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Gilead Sciences is expected to report data from a clinical trial of its antiviral drug remdesivir against COVID-19 soon. Although the data hasn’t been released yet, analysts are making predictions based on what little they do know.
With a likely vaccine a year out, optimistically, the drug, which was originally developed to treat Ebola, is considered the closest hope for a treatment. It is involved in at least five clinical trials in the U.S. and China.
On April 4, the company announced it had accelerated production of the drug based on overwhelming demand. It currently has 1.5 million individual doses available, enough to treat 140,000 patients. More than 1,700 patients have been treated on an individual compassionate use basis to date.
Reading the tea leaves, analysts with Barclays think there is only a 20% chance that two of the clinical trials being run in China, one in mild-to-moderate cases and another in severely ill, will succeed. Barclays is more focused on what will happen to the company’s stock, even though at this time Gilead indicates it does not plan to charge for the drug. Barclays cites the drug’s complex manufacturing process, which normally takes a year to make, but has been streamlined to about six months, and the difficulties of setting a price and selling a drug for and during a global pandemic.
Barclays also expressed concern that the people being treated by the drug after the disease was well advanced, instead of at a point where it would be more effective.
Other analysts are studying what few moves the company is making publicly to make their predictions. For example, according to clinicaltrials.gov, the remdesivir trial page was updated, changing the size of a study in severe patients from 400 to 2,400, and the moderate patient trial from 600 to 1,600.
RBC believes these numbers include the compassionate use programs and writes, “It is unclear whether all of these patients will be considered in the primary endpoint, but any additional patients should help improve the powering to detect a potential treatment effect (though also indicates they believe more patients would be needed to be able to show a benefit).”
They go on to write, “We believe the changes improve alignment to the latest understanding of COVID-19’s course and should maximize sensitivity to detect any potential treatment effect, though they also imply that—perhaps based on data the company may be observing from ongoing experience with the drug—the magnitude of benefit, if any, is likely to be modest. This aligns with our view that remdesivir, like other COVID-19 drugs in development, would be more likely to have incremental effects in specific populations vs. proving to be a panacea.”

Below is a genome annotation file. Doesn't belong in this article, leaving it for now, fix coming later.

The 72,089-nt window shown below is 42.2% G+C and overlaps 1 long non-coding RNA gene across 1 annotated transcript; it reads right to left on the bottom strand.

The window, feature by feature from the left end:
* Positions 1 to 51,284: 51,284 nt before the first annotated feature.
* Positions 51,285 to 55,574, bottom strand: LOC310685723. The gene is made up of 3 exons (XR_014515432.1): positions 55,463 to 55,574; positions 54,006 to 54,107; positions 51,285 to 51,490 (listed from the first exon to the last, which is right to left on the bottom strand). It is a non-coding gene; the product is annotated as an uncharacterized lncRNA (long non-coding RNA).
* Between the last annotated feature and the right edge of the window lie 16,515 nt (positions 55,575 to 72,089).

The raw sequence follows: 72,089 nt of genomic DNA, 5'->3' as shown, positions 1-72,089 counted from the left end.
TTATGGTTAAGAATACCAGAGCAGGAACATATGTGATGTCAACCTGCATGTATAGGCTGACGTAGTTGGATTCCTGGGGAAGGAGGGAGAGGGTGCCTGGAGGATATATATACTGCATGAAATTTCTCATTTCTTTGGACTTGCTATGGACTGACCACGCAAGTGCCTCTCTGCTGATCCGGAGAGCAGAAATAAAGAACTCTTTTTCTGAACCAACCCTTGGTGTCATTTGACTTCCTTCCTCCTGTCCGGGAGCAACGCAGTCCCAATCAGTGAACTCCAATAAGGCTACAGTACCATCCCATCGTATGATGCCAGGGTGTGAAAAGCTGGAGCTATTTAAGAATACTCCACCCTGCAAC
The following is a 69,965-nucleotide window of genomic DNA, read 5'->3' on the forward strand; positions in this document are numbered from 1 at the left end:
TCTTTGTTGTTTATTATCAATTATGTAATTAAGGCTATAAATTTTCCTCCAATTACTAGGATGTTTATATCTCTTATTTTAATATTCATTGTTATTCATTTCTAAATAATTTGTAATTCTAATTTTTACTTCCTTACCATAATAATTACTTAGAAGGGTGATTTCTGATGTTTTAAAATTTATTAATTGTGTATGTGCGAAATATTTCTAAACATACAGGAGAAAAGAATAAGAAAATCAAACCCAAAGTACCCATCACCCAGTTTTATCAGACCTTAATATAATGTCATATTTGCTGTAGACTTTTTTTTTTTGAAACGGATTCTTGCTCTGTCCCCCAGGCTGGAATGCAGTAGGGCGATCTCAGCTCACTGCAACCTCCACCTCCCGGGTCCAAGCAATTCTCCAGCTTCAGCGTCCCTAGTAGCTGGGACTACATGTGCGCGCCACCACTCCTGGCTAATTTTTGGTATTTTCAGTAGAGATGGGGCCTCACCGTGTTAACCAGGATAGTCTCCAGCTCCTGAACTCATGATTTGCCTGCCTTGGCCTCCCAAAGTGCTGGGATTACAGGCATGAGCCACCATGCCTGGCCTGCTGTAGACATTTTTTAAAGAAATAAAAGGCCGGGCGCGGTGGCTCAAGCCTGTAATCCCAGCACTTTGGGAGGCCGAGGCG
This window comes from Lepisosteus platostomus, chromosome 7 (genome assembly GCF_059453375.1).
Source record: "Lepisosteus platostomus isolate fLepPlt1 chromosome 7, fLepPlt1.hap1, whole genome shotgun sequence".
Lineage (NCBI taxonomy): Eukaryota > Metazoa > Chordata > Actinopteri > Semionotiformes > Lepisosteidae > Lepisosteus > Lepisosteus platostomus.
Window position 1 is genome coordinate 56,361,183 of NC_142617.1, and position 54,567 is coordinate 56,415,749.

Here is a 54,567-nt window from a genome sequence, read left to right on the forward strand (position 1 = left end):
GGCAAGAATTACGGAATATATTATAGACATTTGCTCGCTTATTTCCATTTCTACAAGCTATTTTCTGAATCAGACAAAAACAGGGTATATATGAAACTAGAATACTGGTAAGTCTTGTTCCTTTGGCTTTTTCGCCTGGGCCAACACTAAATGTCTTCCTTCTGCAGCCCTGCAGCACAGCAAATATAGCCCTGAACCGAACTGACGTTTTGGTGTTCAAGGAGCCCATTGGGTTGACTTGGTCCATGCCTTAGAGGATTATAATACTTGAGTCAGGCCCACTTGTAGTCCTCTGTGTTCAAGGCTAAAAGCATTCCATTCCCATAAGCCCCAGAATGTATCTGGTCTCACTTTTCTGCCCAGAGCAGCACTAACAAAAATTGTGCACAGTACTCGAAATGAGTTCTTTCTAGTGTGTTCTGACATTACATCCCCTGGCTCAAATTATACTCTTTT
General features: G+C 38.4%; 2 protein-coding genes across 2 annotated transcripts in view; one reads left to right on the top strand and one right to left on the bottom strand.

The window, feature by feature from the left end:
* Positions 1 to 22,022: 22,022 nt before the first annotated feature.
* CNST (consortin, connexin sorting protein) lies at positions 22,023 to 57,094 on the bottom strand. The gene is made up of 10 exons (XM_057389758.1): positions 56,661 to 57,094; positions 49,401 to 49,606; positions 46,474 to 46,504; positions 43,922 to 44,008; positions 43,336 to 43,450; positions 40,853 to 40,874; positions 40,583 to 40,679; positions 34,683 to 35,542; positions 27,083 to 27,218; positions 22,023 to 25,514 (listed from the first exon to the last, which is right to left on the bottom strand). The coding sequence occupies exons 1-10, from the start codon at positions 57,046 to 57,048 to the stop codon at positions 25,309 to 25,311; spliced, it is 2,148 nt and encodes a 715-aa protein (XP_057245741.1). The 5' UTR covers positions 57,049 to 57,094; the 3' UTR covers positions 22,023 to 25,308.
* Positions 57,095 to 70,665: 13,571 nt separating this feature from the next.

RBC suggests that Gilead’s decision to modify the trial, moving patients on ventilators to a different arm and changing the endpoints, moving to an improvement on a 7-point ordinal clinical assessment scale, means they may be looking for ways to identify if the drug is making more modest positive effects because more obvious ones may not have been possible in the previous design. “Overall, however, these endpoint modifications also underscore our view that based on evolving data to date, both published and followed internally by the company, Gilead may not be expecting to see dramatic benefits.”
Umer Raffat, an analyst at Evercore ISI, however, is more optimistic, writing in a note to investors that “since the Gilead-run trials are open label, the changes made were likely informed by emerging data from these trials. These trials now have LOTS more patients and different endpoints … but allow me to focus on key conclusions…”
The first conclusion of Raffat’s is that the likelihood of success in the moderate-patient trial has increased with the new endpoints, suggesting patients might be recovering more quickly, although it may not have a major impact on how quickly patients are discharged from the hospital, which was a previous primary endpoint, “but remdesivir likely did improve patient status while in hospital.”
The scope of the patients with severe disease has been expanded to include a higher severity level. Raffat interprets this to mean if researchers weren’t seeing any signals in this patient population, they wouldn’t be expanding the criteria to an even higher level. The earlier trial did not include patients on mechanical ventilation, but a “Part B’ has been added to include those patients.
Analysts, of course, are largely focusing on financial up- or downsides for the company. Most of the rest of the world is more interested in whether the drug works. We should get the first sense of that soon.